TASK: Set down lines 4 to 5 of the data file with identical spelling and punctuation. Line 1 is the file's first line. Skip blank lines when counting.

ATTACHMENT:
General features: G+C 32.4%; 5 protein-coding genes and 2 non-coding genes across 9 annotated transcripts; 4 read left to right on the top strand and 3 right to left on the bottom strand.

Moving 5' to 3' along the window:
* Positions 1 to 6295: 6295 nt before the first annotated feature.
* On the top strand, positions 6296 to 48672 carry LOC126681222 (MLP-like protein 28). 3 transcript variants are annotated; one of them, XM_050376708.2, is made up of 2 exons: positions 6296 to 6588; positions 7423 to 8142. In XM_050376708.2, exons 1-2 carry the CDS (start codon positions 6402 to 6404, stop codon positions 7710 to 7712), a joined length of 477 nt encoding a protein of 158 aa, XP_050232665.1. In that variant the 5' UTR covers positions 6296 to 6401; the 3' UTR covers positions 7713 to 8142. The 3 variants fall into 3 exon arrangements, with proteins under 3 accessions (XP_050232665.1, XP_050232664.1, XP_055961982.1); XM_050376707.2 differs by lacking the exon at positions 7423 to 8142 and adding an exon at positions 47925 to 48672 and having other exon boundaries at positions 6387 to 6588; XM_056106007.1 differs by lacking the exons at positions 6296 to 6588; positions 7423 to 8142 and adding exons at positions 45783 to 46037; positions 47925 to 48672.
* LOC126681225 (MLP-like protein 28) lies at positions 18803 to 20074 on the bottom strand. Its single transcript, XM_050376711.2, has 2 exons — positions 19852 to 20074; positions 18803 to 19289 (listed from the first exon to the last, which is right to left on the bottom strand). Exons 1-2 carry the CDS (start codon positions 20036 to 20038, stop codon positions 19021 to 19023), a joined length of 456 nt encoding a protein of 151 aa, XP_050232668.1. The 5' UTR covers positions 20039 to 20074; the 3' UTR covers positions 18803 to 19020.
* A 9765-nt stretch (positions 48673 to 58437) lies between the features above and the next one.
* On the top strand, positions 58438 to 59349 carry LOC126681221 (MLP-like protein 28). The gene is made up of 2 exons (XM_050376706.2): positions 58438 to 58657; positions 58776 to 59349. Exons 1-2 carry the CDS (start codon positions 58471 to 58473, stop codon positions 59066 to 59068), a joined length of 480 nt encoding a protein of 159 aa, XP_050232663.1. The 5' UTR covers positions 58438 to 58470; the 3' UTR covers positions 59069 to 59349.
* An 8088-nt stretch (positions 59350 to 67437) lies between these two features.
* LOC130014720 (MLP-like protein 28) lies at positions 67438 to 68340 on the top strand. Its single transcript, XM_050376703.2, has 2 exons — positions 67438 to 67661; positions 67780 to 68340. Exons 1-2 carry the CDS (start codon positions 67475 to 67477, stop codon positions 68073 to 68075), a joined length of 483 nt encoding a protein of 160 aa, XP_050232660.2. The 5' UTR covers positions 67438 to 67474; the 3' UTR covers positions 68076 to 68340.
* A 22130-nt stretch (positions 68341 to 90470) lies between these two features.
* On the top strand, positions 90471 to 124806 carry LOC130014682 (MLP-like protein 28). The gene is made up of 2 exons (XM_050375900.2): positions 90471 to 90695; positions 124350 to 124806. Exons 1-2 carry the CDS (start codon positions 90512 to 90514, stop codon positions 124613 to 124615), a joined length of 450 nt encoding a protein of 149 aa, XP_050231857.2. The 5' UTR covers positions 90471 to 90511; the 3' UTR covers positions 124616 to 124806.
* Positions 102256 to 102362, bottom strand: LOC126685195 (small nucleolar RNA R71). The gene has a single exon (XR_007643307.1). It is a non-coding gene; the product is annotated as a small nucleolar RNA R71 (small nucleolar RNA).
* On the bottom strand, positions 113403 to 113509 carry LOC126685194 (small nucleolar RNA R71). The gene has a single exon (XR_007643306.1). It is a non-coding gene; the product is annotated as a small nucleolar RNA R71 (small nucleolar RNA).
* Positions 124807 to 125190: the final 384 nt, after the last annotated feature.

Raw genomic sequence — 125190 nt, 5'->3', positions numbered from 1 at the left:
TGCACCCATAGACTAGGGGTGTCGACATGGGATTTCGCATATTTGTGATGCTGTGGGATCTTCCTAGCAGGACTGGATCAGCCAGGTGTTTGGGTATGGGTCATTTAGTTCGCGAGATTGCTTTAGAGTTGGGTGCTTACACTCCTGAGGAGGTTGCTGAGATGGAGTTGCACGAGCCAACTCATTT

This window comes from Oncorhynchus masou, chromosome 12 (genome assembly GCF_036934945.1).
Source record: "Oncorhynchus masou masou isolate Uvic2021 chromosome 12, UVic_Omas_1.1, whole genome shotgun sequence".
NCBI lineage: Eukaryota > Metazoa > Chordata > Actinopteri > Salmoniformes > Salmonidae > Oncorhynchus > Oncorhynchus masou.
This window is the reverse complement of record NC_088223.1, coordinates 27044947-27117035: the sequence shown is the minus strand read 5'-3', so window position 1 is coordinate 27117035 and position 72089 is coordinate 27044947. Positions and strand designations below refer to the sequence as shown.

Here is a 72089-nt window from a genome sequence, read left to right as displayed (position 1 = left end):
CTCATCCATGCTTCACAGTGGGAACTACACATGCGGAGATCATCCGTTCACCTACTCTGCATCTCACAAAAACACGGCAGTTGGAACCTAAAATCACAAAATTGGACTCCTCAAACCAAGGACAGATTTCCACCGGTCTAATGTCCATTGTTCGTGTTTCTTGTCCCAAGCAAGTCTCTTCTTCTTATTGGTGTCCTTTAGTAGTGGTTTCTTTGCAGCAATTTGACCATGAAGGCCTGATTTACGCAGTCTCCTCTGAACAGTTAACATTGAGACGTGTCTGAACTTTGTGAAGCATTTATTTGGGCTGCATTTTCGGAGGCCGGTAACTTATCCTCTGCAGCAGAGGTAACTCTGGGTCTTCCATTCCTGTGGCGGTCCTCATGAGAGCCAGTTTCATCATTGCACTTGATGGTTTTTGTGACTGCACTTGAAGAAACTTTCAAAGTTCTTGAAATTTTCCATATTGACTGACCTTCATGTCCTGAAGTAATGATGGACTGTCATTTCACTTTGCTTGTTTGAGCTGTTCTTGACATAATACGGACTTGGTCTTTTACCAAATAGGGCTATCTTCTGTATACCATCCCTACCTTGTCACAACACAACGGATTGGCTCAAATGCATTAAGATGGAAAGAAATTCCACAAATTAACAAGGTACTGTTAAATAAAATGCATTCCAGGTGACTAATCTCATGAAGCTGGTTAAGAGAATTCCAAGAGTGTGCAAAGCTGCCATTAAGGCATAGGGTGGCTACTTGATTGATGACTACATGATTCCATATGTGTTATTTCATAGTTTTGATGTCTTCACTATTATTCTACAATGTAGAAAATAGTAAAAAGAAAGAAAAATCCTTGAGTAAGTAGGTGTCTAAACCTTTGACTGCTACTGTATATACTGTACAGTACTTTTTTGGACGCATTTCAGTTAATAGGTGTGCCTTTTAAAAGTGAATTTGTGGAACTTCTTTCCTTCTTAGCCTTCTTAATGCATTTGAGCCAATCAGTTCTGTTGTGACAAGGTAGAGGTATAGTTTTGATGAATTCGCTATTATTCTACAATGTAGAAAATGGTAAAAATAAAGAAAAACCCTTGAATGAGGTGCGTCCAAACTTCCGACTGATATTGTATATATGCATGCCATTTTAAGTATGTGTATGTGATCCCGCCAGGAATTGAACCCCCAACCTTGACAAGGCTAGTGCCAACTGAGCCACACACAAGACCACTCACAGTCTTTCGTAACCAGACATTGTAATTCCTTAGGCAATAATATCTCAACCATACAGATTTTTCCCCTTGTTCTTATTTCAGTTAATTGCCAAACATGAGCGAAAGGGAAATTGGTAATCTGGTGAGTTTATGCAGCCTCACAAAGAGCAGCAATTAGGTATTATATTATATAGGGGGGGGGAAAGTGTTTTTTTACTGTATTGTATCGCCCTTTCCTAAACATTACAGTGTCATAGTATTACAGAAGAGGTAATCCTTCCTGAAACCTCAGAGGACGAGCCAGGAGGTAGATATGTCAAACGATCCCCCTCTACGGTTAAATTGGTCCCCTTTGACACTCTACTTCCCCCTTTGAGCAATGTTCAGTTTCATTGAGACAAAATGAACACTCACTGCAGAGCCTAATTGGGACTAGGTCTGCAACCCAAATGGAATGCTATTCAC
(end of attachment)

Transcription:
* On the top strand, positions 6296 to 48672 carry LOC126681222 (MLP-like protein 28). 3 transcript variants are annotated; one of them, XM_050376708.2, is made up of 2 exons: positions 6296 to 6588; positions 7423 to 8142. In XM_050376708.2, exons 1-2 carry the CDS (start codon positions 6402 to 6404, stop codon positions 7710 to 7712), a joined length of 477 nt encoding a protein of 158 aa, XP_050232665.1. In that variant the 5' UTR covers positions 6296 to 6401; the 3' UTR covers positions 7713 to 8142. The 3 variants fall into 3 exon arrangements, with proteins under 3 accessions (XP_050232665.1, XP_050232664.1, XP_055961982.1); XM_050376707.2 differs by lacking the exon at positions 7423 to 8142 and adding an exon at positions 47925 to 48672 and having other exon boundaries at positions 6387 to 6588; XM_056106007.1 differs by lacking the exons at positions 6296 to 6588; positions 7423 to 8142 and adding exons at positions 45783 to 46037; positions 47925 to 48672.
* LOC126681225 (MLP-like protein 28) lies at positions 18803 to 20074 on the bottom strand. Its single transcript, XM_050376711.2, has 2 exons — positions 19852 to 20074; positions 18803 to 19289 (listed from the first exon to the last, which is right to left on the bottom strand). Exons 1-2 carry the CDS (start codon positions 20036 to 20038, stop codon positions 19021 to 19023), a joined length of 456 nt encoding a protein of 151 aa, XP_050232668.1. The 5' UTR covers positions 20039 to 20074; the 3' UTR covers positions 18803 to 19020.